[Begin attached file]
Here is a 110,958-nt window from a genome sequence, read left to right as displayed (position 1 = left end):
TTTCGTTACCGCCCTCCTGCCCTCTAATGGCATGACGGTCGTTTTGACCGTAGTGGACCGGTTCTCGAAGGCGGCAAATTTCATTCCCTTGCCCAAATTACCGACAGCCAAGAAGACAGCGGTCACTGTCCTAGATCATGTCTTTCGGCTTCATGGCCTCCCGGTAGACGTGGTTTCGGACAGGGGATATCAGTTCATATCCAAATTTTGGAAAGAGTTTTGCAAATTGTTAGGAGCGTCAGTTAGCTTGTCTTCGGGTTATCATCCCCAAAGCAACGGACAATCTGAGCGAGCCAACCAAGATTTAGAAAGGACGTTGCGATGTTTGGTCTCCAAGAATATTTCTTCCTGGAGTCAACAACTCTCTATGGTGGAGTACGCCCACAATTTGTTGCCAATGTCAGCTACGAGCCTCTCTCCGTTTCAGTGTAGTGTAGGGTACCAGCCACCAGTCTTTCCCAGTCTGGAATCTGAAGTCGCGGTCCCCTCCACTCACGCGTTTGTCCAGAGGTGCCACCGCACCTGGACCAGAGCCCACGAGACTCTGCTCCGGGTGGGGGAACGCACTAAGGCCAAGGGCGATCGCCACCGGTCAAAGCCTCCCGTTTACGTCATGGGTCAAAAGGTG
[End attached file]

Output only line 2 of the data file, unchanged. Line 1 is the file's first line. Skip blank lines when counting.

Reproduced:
TTTCGTTACCGCCCTCCTGCCCTCTAATGGCATGACGGTCGTTTTGACCGTAGTGGACCGGTTCTCGAAGGCGGCAAATTTCATTCCCTTGCCCAAATTACCGACAGCCAAGAAGACAGCGGTCACTGTCCTAGATCATGTCTTTCGGCTTCATGGCCTCCCGGTAGACGTGGTTTCGGACAGGGGATATCAGTTCATATCCAAATTTTGGAAAGAGTTTTGCAAATTGTTAGGAGCGTCAGTTAGCTTGTCTTCGGGTTATCATCCCCAAAGCAACGGACAATCTGAGCGAGCCAACCAAGATTTAGAAAGGACGTTGCGATGTTTGGTCTCCAAGAATATTTCTTCCTGGAGTCAACAACTCTCTATGGTGGAGTACGCCCACAATTTGTTGCCAATGTCAGCTACGAGCCTCTCTCCGTTTCAGTGTAGTGTAGGGTACCAGCCACCAGTCTTTCCCAGTCTGGAATCTGAAGTCGCGGTCCCCTCCACTCACGCGTTTGTCCAGAGGTGCCACCGCACCTGGACCAGAGCCCACGAGACTCTGCTCCGGGTGGGGGAACGCACTAAGGCCAAGGGCGATCGCCACCGGTCAAAGCCTCCCGTTTACGTCATGGGTCAAAAGGTG